With an eye on the upcoming City of Fairfax budget decisions, various department heads recently presently their FY 2016 Capital Improvement Program (CIP) wish lists to a joint work session of the City Council and Planning Commission.
First up to bat was Parks and Recreation Director Mike McCarty. His highest priorities are an ADA accessibility audit and plan, a Green Acres feasibility study and a Van Dyck Park stormwater and master plan.
“ADA accessibility to the City parks and their amenities is a critical need,” he said. “Green Acres was built in 1960-61 and has accessibility and use issues, and it needs more than quick fixes, going forward. And there’s lots of erosion in the northwest corner of Van Dyck Park, near the tennis courts, and it also has access and parking issues.”
Brian Knapp, chairman of the Parks and Recreation Advisory Board, said these three studies “really need to be done, and we don’t have the people to do it in-house. We’re one of the only jurisdictions in Northern Virginia that doesn’t have ADA-compliant parks, and the Department of Justice is going to get on us about this.”
AS FOR GREEN ACRES, he said, “We do all the other things we can’t do at the Sherwood Center at Green Acres. And Van Dyck State Park will close in a year or two without the study and fixes.”
McCarty also said maintenance funds are needed to replace the playground equipment at Kutner and Ranger Road parks and the bridge at Providence Park. The bleachers at Pat Rodio and Kutner parks must be replaced, as well as the fencings at Pat Rodio and Thaiss parks and Providence Elementary’s ballfield.
Regarding the bleachers, he said they “don’t meet safety standards; this would bring them up to speed.” He’s also requesting $30,000 for a portable band shell for Old Town Square “so performances could be done at the park and sound could be projected. And since it’s portable, it could easily be used at other parks, too.”
After hearing the presentation – which also included trail and restroom projects – Councilwoman Ellie Schmidt asked Knapp and McCarty to make a list of “the most important work to be done, from a safety standpoint.” And Councilman David Meyer said he believes “there’s support out there to invest in our public facilities.”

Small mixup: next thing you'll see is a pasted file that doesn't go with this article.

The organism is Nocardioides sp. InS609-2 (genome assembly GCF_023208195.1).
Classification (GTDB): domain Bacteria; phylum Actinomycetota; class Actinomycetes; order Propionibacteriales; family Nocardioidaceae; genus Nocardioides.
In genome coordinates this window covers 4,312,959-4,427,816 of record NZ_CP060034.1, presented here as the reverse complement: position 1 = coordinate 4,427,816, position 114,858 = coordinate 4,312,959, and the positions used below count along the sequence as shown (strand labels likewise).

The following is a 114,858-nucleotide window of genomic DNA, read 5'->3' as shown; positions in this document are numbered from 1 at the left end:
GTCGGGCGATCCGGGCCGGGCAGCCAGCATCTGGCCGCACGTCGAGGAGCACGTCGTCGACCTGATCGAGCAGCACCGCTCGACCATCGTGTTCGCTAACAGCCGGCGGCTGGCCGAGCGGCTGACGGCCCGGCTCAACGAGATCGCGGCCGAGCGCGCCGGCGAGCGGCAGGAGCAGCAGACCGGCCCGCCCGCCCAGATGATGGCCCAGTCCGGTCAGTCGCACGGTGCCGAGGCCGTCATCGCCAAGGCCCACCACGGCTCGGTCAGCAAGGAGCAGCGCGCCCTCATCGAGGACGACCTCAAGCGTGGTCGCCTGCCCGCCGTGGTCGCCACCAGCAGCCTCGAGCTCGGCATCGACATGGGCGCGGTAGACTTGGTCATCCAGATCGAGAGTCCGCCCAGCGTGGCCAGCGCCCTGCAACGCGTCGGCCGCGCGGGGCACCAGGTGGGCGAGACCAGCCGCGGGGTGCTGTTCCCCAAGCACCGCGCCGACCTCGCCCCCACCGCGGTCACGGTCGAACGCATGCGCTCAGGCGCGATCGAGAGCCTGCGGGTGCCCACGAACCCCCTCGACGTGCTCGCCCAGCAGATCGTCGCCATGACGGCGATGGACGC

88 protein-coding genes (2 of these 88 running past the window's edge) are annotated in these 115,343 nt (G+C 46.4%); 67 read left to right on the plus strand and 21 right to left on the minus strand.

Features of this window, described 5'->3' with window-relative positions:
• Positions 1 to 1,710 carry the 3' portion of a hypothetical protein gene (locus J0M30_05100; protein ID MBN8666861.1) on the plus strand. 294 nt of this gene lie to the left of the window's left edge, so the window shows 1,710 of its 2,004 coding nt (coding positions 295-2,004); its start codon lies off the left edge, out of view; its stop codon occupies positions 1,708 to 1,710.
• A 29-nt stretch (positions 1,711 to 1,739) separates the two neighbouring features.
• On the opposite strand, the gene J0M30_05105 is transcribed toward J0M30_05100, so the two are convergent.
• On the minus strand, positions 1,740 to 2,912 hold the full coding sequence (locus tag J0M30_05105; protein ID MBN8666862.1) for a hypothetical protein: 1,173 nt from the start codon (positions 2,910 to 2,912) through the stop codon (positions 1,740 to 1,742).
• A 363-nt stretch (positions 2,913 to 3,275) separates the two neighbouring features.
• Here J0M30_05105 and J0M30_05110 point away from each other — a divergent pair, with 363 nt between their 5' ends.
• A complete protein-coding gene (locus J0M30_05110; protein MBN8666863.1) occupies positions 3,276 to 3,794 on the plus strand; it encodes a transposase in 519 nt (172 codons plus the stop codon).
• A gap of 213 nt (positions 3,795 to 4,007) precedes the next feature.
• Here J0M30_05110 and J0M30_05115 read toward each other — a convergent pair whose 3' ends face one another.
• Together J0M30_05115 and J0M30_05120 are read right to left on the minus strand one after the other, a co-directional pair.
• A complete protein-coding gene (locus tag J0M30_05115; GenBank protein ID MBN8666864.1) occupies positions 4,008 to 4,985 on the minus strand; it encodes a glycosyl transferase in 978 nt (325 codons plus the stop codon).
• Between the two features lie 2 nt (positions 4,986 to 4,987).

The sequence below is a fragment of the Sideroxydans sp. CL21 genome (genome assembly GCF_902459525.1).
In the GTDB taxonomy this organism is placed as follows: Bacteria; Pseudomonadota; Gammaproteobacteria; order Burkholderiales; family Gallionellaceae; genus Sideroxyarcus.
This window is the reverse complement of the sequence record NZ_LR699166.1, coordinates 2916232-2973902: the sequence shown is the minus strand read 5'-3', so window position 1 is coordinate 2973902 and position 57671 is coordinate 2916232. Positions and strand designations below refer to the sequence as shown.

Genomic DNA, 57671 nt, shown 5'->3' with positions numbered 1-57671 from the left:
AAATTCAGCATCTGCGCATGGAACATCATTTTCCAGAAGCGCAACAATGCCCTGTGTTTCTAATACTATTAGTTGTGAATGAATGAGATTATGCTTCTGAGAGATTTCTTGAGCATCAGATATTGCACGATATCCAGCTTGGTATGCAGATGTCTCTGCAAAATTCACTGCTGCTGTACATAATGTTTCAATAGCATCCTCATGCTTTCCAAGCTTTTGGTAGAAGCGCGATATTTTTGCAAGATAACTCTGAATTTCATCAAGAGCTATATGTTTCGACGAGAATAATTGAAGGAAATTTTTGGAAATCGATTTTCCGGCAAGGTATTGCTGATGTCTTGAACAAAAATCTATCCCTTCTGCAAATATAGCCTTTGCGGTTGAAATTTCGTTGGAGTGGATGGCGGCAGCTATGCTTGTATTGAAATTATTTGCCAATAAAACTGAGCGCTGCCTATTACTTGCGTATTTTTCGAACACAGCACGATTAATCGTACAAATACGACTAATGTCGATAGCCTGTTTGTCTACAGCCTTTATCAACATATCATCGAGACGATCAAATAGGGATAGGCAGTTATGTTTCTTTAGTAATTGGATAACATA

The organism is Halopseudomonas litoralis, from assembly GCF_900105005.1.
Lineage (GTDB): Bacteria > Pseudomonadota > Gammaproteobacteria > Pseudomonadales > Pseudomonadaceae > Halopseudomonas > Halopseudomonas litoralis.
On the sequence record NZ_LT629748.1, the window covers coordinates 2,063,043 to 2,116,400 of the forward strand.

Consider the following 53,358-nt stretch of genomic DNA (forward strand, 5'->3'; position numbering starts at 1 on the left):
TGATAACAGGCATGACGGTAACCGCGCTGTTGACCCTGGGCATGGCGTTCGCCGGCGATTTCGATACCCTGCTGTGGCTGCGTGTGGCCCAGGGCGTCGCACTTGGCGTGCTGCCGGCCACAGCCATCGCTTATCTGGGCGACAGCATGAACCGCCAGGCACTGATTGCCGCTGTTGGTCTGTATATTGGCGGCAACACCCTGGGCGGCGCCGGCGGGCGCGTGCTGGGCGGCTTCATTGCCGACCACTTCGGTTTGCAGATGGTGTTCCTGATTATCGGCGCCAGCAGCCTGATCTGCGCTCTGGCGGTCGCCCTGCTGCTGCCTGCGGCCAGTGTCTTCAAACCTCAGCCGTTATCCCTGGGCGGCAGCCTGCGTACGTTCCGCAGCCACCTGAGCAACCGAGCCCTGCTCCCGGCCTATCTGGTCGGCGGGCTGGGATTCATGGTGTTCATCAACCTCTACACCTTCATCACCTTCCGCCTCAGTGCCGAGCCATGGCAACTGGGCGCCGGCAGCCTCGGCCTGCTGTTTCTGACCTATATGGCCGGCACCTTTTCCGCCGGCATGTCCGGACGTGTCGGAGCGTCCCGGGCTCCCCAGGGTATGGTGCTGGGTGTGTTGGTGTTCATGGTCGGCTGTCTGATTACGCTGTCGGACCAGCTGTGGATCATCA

Councilwoman Janice Miller asked several questions, including: “How many playgrounds need equipment? How does the equipment differ from park to park? Where are the current pavilions and where are future ones planned? How many restrooms do we need, how much will they cost and how will they be maintained?”
“We’re looking at spending $220,000 over the next five years to plan the Green Acres and Westmore sites, and we might need Green Acres someday for an elementary school,” she said. “And where could we put another recreation site in the city? Can a community group look at this first, and then, a consultant?”
Mayor Scott Silverthorne suggested McCarty and Knapp take all these questions under advisement. However, he added, “Green Acres is long overdue and we should do something about it.”
Historic Resources Director Chris Martin also made his pitch for funds, and three of his projects involved Historic Blenheim, a 12-acre site including a brick farmhouse built just before the Civil War. He asked for $65,000 to reconstruct the building’s steps and porches so an ADA ramp may be installed. “It’ll make the house ADA-accessible,” he said. “The cost includes design fees.”
Also on his CIP request was $75,000 to stabilize and drain the facility’s parking lot. “Due to heavy usage from the museum renovation and building rental, we’re re-engineering the lower Blenheim parking lot,” said Martin. “And it’s basically unplowable in snow; the parking lot eventually turns to mud.”
He further asked for $85,000 for the Krasnow Barn reassembly and site-preparation. “The barn was disassembled and is being stored in a deteriorating trailer, and we’d like to get it back up,” explained Martin. “It would provide a new attraction for the Blenheim site and a place where groups could hold meetings.”
IN ADDITION, Martin’s requesting to replace the museum van in the Public Works fleet. “It’s a 1996 van that didn’t pass inspection and is too large and unsafe to use, anymore,” he said. “So we’d like to get a minivan and have the museum’s name on the side and to also use for tours of the City.”
Councilwoman Nancy Loftus asked if a City vehicle could be repurposed for the replacement van, and City Manager Bob Sisson said they’d check. Regarding Blenheim’s parking lot, Loftus asked, “Are we increasing the amount of parking spaces, as well, or just improving the lot?”
Martin then replied that “the overflow parking lot would add 25 new spaces to the 36 existing spaces.”